Naturally we have a few romance subplots. Lucius is, seemingly, rather desirable due to his quiet, considered nature. Ivy’s sister Kitty, played by Judy Greer, professes her love to him only to be rejected in brutal fashion. This leaves the door open for Ivy to shoot her shot, with her sister’s permission of course. Luckily Kitty has moved on and is getting married imminently. Obviously Ivy’s close friend Noah is sure to be upset. This love triangle becomes pivotal to the plot. The Village plays these scenes almost like an actual romance movie. Fully committed performances from the actors really help the viewer to buy in. I’m not a fan of romance movies but I can appreciate the importance of the relationships to the story itself.
Some Seriously Creepy Creatures
These two major elements contrast starkly to the horror aspect. While never being explicitly violent, the threat of the monsters is ever looming. The tension this builds is incredible. We don’t see them particularly often but, when we do, they look legitimately scary. The costumes and makeup are fantastic and the designs truly unique.
Expertly set up scenes show them skulking around the village menacingly. We don’t know what they are or what they want. We just know that they have been warning the villagers and that is what makes them terrifying. One shot in particular will have you on the edge of your seat. The blind Ivy reaches out into the fog, hoping to feel Lucius’s hand. In the background, one of the creatures approaches. It is seriously effective stuff and a shot any horror director would be proud of. I’d put a few of these parts up against some of the the best horror movies as far as tension goes.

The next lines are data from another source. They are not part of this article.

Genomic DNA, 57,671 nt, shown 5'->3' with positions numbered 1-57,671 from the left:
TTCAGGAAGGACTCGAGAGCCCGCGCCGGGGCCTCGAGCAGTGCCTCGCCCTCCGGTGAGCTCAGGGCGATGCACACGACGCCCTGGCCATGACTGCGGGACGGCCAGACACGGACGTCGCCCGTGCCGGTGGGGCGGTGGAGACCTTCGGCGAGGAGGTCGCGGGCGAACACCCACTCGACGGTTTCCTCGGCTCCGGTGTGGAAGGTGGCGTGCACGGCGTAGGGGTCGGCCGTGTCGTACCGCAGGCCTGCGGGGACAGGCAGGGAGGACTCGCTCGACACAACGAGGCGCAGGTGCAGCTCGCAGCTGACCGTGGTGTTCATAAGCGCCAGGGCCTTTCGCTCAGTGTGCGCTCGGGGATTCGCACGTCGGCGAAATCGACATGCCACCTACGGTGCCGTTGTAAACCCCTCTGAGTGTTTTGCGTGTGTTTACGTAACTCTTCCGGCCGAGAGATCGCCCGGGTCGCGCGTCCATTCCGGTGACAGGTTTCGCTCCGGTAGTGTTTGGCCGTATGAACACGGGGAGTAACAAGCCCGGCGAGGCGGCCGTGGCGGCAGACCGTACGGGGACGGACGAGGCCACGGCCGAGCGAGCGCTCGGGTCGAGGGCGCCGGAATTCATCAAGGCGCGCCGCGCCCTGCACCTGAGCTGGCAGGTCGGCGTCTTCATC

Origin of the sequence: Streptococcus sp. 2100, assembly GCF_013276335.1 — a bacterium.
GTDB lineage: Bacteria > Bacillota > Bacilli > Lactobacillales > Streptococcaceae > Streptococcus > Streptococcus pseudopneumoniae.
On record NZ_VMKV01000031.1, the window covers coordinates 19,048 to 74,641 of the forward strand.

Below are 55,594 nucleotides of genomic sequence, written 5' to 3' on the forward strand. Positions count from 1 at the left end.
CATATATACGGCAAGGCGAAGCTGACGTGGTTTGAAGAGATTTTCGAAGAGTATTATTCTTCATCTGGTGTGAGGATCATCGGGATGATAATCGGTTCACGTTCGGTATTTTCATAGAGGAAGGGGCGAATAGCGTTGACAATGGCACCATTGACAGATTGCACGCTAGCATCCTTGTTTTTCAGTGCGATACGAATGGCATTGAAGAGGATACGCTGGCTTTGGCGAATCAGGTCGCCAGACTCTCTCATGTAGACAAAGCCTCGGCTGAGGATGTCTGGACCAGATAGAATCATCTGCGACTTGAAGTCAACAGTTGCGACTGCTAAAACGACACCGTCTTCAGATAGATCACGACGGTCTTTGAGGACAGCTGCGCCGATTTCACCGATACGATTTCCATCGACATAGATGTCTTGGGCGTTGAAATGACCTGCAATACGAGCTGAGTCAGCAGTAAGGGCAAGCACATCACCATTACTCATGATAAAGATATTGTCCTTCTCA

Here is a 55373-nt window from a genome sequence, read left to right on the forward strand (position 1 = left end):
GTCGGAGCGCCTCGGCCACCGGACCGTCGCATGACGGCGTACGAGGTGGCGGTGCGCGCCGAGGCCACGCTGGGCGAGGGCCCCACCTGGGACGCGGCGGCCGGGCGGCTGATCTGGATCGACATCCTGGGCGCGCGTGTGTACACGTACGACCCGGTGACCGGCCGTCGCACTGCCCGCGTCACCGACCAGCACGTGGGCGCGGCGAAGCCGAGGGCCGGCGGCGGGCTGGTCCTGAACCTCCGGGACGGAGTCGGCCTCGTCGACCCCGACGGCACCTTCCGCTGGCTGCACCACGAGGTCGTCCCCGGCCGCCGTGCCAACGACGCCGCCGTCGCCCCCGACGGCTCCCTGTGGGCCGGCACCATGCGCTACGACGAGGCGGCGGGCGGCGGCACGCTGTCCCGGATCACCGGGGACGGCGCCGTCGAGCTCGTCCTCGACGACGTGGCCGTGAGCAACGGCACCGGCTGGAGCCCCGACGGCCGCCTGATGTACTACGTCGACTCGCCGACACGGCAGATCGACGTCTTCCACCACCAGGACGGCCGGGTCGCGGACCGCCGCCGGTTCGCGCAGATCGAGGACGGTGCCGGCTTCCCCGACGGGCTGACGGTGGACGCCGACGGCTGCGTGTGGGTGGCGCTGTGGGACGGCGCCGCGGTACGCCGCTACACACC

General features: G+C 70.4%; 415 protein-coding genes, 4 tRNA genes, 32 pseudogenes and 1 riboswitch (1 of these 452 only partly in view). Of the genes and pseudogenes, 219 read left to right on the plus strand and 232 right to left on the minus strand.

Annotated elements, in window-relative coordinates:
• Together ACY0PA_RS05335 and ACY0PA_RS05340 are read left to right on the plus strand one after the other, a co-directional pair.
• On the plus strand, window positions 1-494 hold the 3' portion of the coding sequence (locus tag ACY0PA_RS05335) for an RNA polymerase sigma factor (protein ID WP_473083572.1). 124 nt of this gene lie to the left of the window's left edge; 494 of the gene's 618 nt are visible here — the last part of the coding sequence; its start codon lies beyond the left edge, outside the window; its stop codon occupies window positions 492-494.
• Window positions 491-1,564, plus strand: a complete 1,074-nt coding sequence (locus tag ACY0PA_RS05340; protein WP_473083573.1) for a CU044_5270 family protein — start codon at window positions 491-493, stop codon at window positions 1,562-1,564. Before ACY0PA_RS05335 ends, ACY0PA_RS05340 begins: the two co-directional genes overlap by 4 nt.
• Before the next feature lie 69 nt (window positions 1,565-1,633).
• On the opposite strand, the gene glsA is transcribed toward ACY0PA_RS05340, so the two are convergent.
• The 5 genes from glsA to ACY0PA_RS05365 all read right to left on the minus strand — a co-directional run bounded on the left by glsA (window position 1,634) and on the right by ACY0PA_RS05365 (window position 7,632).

The Village is a who’s who of early 2000’s Hollywood. We have a tremendous older cast. Sigourney Weaver, the late William Hurt, Celia Weston and Brendan Gleeson headline. On the younger side. Joaquin Phoenix, Adrien Brody, Bryce Dallas Howard, Judy Greer, Michael Pitt and Jesse Eisenberg star among others. It’s obvious that people were lining up to work with Shyamalan. The exceptional cast are fantastic throughout. There aren’t any weak performances but there are some that stand out.
Bryce Dallas Howard is excellent. She has an admirable ability to display both strength and emotion. Playing a blind character can’t be easy but she excels at conveying the vulnerability of Ivy. Joaquin Phoenix shows why he was such an in demand talent at the time. Always believable and not afraid to deliver a quiet and nuanced performance. He fits the role perfectly. William Hurt, despite being a bit of a bastard in life by all accounts, is compassionate and warm as Ivy’s father. The stand out performance, however, is Adrien Brody as Noah. Brody had already won an Oscar for The Pianist so I suppose his performance here should come as no surprise. His turn as the developmentally disabled Noah is fantastic and utterly convincing. It is a sympathetic and deep portrayal and impossible not to buy into.
Cinematography is excellent. The 1.85:1 aspect ratio feels fairly retro which fits the theme nicely. Shots are keenly lit with night time scenes looking particularly nice. The landscape is beautiful and the decision to film the movie in the fall was inspired. Fallen leaves contrast perfectly against the green grass of the village. Period clothing is very authentic.